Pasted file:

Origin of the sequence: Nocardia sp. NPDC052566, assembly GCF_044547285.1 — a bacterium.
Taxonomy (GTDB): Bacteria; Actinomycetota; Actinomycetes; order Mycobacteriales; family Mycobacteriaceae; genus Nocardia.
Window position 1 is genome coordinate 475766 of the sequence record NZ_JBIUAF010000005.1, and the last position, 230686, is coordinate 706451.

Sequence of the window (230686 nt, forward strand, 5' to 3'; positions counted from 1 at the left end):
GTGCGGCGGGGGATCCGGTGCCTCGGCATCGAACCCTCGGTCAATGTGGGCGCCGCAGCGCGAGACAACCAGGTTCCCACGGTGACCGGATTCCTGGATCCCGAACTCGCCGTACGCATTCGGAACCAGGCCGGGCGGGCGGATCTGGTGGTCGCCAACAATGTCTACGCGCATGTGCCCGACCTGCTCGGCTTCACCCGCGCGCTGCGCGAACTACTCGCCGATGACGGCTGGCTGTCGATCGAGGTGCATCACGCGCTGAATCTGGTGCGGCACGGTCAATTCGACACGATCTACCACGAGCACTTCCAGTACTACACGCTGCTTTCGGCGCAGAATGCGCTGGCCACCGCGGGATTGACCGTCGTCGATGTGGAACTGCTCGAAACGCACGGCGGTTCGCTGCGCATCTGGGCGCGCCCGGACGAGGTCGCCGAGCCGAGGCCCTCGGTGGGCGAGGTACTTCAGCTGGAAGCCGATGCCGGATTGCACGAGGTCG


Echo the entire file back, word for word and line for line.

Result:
Origin of the sequence: Nocardia sp. NPDC052566, assembly GCF_044547285.1 — a bacterium.
Taxonomy (GTDB): Bacteria; Actinomycetota; Actinomycetes; order Mycobacteriales; family Mycobacteriaceae; genus Nocardia.
Window position 1 is genome coordinate 475766 of the sequence record NZ_JBIUAF010000005.1, and the last position, 230686, is coordinate 706451.

Sequence of the window (230686 nt, forward strand, 5' to 3'; positions counted from 1 at the left end):
GTGCGGCGGGGGATCCGGTGCCTCGGCATCGAACCCTCGGTCAATGTGGGCGCCGCAGCGCGAGACAACCAGGTTCCCACGGTGACCGGATTCCTGGATCCCGAACTCGCCGTACGCATTCGGAACCAGGCCGGGCGGGCGGATCTGGTGGTCGCCAACAATGTCTACGCGCATGTGCCCGACCTGCTCGGCTTCACCCGCGCGCTGCGCGAACTACTCGCCGATGACGGCTGGCTGTCGATCGAGGTGCATCACGCGCTGAATCTGGTGCGGCACGGTCAATTCGACACGATCTACCACGAGCACTTCCAGTACTACACGCTGCTTTCGGCGCAGAATGCGCTGGCCACCGCGGGATTGACCGTCGTCGATGTGGAACTGCTCGAAACGCACGGCGGTTCGCTGCGCATCTGGGCGCGCCCGGACGAGGTCGCCGAGCCGAGGCCCTCGGTGGGCGAGGTACTTCAGCTGGAAGCCGATGCCGGATTGCACGAGGTCG